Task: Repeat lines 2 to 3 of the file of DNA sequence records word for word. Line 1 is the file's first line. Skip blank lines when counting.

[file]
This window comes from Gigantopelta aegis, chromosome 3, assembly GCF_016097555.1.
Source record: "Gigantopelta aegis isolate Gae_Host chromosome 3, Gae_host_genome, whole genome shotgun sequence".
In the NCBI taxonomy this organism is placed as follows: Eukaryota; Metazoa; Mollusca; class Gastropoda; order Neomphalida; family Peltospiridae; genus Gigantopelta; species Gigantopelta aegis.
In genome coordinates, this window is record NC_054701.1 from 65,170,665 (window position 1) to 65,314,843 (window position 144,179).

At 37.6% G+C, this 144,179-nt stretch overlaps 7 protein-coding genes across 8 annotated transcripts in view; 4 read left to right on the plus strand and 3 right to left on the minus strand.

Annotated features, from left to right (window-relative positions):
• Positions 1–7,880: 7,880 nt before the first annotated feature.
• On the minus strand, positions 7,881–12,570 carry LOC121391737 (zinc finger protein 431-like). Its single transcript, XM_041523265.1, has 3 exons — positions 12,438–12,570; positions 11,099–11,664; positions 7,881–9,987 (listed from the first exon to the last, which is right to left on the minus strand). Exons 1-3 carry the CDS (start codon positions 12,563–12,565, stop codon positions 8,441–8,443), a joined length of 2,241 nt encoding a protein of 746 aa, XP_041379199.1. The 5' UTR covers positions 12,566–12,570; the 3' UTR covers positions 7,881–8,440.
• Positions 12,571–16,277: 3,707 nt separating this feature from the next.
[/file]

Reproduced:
Source record: "Gigantopelta aegis isolate Gae_Host chromosome 3, Gae_host_genome, whole genome shotgun sequence".
In the NCBI taxonomy this organism is placed as follows: Eukaryota; Metazoa; Mollusca; class Gastropoda; order Neomphalida; family Peltospiridae; genus Gigantopelta; species Gigantopelta aegis.